Once the hacker knows the sequence numbers, the spoofing attack can commence. The hacker will handcraft a SYN packet, with the false sender address, and send it to the victim. The victim will receive this packet and send a SYN/ACK, not to the real sender, but to the system the hacker is pretending to be. If this system receives this SYN/ACK, it will send an error packet back to the victim, indicating it never sent a SYN in the first place. The hacker must make sure the victim does not receive these error packets, so he or she will try to crash the other system before launching the attack.

After sending the SYN, the hacker will handcraft and send an ACK packet, in which he or she will fill in the expected sequence number of the victim. If all is well, the victim now believes that it has established a connection with some trusted system. Once this connection is established, the hacker can send data to the victim that will be processed by the victim. Remember that the hacker never sees the data from the victim because these are delivered to the system the hacker is pretending to be. This kind of spoofing attack is often used to abuse the very weak authentication of the "r" utilities (rsh, rcmd, rexec). Once the hacker has gained access, he or she will try to overwrite or erase the password file for easier access to the system.

Service-Based Spoofing

The last type of attack I will describe under the heading of "spoofing" are service-based spoofing attacks. Some Internet services (telnet, ftp) use a form of (not so strong) authentication. Other services, most notoriously SMTP (for email) do not use any authentication whatsoever. Thus, anyone can connect to that service (if the firewall allows) and send email. Most companies have enabled SMTP on their firewall to be able to receive email from the Internet, so it is child's play to send an email under a false sender address. It would be quite possible for your competitor to send an email under your name to someone else, pretending to be you.

Now that I've explained the inner workings of the spoofing attacks, let's consider the means by which we can prevent these from happening. For these measures, we must make a distinction between UDP/TCP-based spoofing and application spoofing.

Application Spoofing

To prevent application spoofing, it is necessary for each of the programs that "serve" the service to take appropriate measures. Newer versions of the sendmail program (starting with sendmail 8.8.4,) have some built-in features to prevent sendmail spoofing. These newer versions of sendmail also have a number of built-in configuration rules that can prevent, or at least minimize, false email. These rules are controlled by files typically located in the /etc/mail directory. These files are as follows:

ip_allow - This file contains the IP addresses of all systems that are allowed to use the machine as a relay (meaning that a client can deliver a message that needs to be relayed to another system; the mail server functions as a go between).

name_allow - It contains the names of all systems that are allowed to use the machine as a relay.

relay_allow - This file contains the names or addresses that the machine will relay email to.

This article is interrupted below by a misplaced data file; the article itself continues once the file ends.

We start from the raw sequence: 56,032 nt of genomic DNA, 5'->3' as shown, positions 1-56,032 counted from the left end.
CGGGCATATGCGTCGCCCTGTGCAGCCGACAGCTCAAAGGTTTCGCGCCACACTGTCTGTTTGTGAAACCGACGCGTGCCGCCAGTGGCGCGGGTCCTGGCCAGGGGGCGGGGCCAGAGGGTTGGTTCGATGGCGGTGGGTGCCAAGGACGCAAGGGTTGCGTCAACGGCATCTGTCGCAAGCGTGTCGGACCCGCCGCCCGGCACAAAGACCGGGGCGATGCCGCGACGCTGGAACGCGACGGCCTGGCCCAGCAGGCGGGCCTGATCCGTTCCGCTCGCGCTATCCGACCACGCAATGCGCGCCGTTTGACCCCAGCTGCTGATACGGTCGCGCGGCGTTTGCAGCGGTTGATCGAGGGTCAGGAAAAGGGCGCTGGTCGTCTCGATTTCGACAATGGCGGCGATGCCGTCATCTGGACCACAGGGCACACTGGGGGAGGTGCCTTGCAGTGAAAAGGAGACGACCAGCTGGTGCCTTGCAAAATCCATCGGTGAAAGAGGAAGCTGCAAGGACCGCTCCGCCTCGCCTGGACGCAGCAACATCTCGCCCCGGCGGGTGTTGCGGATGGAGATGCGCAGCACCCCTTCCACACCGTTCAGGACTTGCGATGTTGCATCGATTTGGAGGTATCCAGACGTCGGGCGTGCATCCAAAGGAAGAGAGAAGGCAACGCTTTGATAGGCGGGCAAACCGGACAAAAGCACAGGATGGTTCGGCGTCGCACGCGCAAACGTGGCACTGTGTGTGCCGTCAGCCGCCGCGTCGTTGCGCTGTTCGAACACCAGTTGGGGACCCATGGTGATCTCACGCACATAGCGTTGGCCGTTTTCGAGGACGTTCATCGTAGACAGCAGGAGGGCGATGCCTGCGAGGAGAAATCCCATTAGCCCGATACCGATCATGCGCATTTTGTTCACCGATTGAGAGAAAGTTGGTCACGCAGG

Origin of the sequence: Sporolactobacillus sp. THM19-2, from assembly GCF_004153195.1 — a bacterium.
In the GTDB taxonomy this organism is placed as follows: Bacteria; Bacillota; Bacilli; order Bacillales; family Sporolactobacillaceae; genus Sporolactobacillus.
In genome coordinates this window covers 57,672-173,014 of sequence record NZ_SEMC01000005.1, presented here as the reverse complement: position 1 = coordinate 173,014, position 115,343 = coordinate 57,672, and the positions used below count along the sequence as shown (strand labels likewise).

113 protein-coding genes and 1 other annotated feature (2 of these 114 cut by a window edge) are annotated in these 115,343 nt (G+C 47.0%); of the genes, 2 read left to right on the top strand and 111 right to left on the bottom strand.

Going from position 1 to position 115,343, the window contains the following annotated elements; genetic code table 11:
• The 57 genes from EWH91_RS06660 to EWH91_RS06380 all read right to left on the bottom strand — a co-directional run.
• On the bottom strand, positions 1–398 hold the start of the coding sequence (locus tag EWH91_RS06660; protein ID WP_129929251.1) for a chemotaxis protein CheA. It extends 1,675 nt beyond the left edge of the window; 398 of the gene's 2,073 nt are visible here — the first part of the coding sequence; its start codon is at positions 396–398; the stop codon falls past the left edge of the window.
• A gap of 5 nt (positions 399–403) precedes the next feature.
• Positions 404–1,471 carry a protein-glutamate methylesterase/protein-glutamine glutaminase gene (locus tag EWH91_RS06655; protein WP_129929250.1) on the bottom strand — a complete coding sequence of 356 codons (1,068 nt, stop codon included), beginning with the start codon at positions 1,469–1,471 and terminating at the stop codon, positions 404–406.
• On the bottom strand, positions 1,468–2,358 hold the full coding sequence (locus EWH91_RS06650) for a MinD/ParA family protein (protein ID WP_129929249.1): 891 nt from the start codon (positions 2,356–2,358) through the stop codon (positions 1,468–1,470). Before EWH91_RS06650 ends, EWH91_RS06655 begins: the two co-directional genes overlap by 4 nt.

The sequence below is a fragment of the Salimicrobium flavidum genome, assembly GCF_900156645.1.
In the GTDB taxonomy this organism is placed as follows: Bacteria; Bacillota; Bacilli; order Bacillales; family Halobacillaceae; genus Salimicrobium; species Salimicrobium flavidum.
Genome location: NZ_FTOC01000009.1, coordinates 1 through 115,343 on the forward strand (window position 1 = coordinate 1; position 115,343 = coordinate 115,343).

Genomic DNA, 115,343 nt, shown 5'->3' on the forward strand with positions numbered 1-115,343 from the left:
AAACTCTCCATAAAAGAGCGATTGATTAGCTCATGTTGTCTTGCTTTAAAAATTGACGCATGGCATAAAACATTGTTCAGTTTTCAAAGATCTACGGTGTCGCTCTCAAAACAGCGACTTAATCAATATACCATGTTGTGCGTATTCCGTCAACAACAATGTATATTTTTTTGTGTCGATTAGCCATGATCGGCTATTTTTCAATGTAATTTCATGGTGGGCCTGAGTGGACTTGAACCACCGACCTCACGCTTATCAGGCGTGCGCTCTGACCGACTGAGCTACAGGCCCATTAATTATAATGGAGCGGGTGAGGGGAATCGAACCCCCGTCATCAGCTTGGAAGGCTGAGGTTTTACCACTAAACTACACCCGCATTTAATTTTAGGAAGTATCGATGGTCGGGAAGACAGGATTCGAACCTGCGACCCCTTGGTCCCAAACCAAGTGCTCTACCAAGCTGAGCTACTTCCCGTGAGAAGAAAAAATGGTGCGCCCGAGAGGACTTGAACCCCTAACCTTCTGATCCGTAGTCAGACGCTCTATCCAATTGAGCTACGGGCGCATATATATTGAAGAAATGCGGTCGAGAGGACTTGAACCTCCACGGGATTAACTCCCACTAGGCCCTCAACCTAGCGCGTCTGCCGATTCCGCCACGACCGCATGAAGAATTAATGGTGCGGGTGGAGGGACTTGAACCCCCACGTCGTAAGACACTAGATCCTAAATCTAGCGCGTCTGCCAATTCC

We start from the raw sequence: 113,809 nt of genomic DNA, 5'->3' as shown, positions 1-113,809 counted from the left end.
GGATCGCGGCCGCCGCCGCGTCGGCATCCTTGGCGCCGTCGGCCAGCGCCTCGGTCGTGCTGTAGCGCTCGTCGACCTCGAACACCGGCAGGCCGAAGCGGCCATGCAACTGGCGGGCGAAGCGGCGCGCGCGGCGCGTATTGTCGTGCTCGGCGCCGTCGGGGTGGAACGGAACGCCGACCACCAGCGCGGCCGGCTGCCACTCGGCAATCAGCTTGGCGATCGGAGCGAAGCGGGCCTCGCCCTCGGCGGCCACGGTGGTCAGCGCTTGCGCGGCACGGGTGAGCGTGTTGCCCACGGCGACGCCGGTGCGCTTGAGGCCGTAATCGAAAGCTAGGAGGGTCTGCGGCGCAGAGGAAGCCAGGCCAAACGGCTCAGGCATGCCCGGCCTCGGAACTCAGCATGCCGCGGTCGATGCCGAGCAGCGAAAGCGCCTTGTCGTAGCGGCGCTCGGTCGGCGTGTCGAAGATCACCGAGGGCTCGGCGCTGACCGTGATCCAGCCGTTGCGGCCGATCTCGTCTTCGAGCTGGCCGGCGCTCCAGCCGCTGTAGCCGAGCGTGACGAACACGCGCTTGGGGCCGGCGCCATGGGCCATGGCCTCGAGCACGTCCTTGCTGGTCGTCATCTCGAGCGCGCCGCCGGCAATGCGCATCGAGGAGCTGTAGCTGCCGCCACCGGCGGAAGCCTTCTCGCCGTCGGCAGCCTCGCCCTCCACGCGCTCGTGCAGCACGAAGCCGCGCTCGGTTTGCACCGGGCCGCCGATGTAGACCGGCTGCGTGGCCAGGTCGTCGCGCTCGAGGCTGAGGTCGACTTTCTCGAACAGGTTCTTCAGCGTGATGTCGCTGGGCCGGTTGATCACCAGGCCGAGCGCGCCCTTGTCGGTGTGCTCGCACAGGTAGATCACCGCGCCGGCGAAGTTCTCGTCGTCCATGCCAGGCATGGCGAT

deny - It contains the names of notorious email abusers, and no email is accepted originating from that system or domain.

Other services need to take care of their own measures, I have highlighted email because it is most vulnerable to an application spoofing attack.

UDP/TCP-Based Spoofing

It is not always possible to prevent a UDP or TCP-based spoofing attack, but you can do a number of things to minimize the risk. In most spoofing attacks, a packet is received on an interface you would not typically expect. For instance, you receive a network packet on the external interface of a firewall, but the source address lies within the network range on the internal interface.

You can prevent these packets from wreaking havoc by sharpening your packet filters. By rejecting all traffic on the external interface that has an internal source address, you can prevent external spoofing. Spoofing on the internal network is still possible. And in the case of UDP, there is not much else you can do without additional means. The only alternative is to convert as many services as possible from UDP to TCP.

In a TCP-based spoofing attack, there is one more thing you can do. You can use a true random number generator for generating the sequence numbers, and make it virtually impossible to guess the sequence number. Unfortunately, you cannot do this yourself, it is a part of the kernel (be it NT or UNIX). So, if you are running an old version of your OS, you need to upgrade.


Although spoofing attacks have disappeared somewhat from the limelight, they still pose a real threat. (The number of threats only grows; it does not shrink.) By understanding how these attacks work, you can find a possible cure and solve most of the problems related to these attacks. In my opinion, the focus will slowly shift to application-related spoofing in which a hackers abuse weaknesses in a particular service to send or receive information under a false name. A most notorious example is sendmail, which, when not properly configured, allows anyone to send email as

About the Author

Arthur Donkers graduated from the Delft University of Technology with a degree in Electrical Engineering and a major in Computer Architecture. Since then he has worked for a number of major software houses in the Netherlands. His primary field of interest is in datacommunications, especially the security aspects involved. He now is the founder and owner of Le Reseau, a company specializing in security-related issues for UNIX, OpenVMS and Windows NT, and the application of Linux in corporate environments.


About the Author

Arthur Donkers graduated from the Delft University of Technology with a degree in Electrical Engineering and a major in Computer Architecture. Since then he has worked for a number of major software houses in the Netherlands. His primary field of interest is in datacommunications, especially the security aspects involved. He now is the founder and owner of Le Reseau, a company specializing in security-related issues for UNIX, OpenVMS and Windows NT, and the application of Linux in corporate environments.